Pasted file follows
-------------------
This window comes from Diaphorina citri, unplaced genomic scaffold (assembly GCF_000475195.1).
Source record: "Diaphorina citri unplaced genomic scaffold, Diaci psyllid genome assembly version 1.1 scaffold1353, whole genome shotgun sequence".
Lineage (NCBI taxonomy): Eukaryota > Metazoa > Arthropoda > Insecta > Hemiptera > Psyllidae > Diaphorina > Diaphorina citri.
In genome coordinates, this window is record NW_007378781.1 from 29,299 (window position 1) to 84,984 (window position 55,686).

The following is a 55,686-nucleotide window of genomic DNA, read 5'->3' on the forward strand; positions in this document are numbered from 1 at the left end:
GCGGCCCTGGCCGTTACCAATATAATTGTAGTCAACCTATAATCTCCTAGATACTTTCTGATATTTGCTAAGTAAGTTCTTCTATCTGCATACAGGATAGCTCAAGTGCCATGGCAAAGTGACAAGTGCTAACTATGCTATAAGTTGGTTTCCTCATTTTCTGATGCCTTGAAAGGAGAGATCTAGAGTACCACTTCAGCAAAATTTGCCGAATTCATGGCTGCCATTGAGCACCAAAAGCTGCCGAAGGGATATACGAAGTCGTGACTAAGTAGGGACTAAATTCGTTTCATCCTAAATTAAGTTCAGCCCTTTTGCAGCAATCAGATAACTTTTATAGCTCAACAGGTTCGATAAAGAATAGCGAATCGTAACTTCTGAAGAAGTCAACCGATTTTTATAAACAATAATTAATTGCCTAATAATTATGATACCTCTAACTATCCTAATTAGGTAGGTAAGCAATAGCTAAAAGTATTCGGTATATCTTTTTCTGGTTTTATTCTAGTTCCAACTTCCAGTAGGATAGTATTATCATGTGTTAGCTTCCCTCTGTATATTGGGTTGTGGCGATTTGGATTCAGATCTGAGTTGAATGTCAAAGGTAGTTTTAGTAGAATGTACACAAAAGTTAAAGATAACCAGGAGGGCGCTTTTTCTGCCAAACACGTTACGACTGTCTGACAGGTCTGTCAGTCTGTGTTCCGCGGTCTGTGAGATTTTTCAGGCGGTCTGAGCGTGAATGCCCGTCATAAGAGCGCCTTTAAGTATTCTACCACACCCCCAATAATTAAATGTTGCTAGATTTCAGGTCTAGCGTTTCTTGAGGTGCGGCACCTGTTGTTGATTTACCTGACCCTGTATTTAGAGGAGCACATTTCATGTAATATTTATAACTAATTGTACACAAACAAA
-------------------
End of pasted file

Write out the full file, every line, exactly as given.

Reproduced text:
This window comes from Diaphorina citri, unplaced genomic scaffold (assembly GCF_000475195.1).
Source record: "Diaphorina citri unplaced genomic scaffold, Diaci psyllid genome assembly version 1.1 scaffold1353, whole genome shotgun sequence".
Lineage (NCBI taxonomy): Eukaryota > Metazoa > Arthropoda > Insecta > Hemiptera > Psyllidae > Diaphorina > Diaphorina citri.
In genome coordinates, this window is record NW_007378781.1 from 29,299 (window position 1) to 84,984 (window position 55,686).

The following is a 55,686-nucleotide window of genomic DNA, read 5'->3' on the forward strand; positions in this document are numbered from 1 at the left end:
GCGGCCCTGGCCGTTACCAATATAATTGTAGTCAACCTATAATCTCCTAGATACTTTCTGATATTTGCTAAGTAAGTTCTTCTATCTGCATACAGGATAGCTCAAGTGCCATGGCAAAGTGACAAGTGCTAACTATGCTATAAGTTGGTTTCCTCATTTTCTGATGCCTTGAAAGGAGAGATCTAGAGTACCACTTCAGCAAAATTTGCCGAATTCATGGCTGCCATTGAGCACCAAAAGCTGCCGAAGGGATATACGAAGTCGTGACTAAGTAGGGACTAAATTCGTTTCATCCTAAATTAAGTTCAGCCCTTTTGCAGCAATCAGATAACTTTTATAGCTCAACAGGTTCGATAAAGAATAGCGAATCGTAACTTCTGAAGAAGTCAACCGATTTTTATAAACAATAATTAATTGCCTAATAATTATGATACCTCTAACTATCCTAATTAGGTAGGTAAGCAATAGCTAAAAGTATTCGGTATATCTTTTTCTGGTTTTATTCTAGTTCCAACTTCCAGTAGGATAGTATTATCATGTGTTAGCTTCCCTCTGTATATTGGGTTGTGGCGATTTGGATTCAGATCTGAGTTGAATGTCAAAGGTAGTTTTAGTAGAATGTACACAAAAGTTAAAGATAACCAGGAGGGCGCTTTTTCTGCCAAACACGTTACGACTGTCTGACAGGTCTGTCAGTCTGTGTTCCGCGGTCTGTGAGATTTTTCAGGCGGTCTGAGCGTGAATGCCCGTCATAAGAGCGCCTTTAAGTATTCTACCACACCCCCAATAATTAAATGTTGCTAGATTTCAGGTCTAGCGTTTCTTGAGGTGCGGCACCTGTTGTTGATTTACCTGACCCTGTATTTAGAGGAGCACATTTCATGTAATATTTATAACTAATTGTACACAAACAAA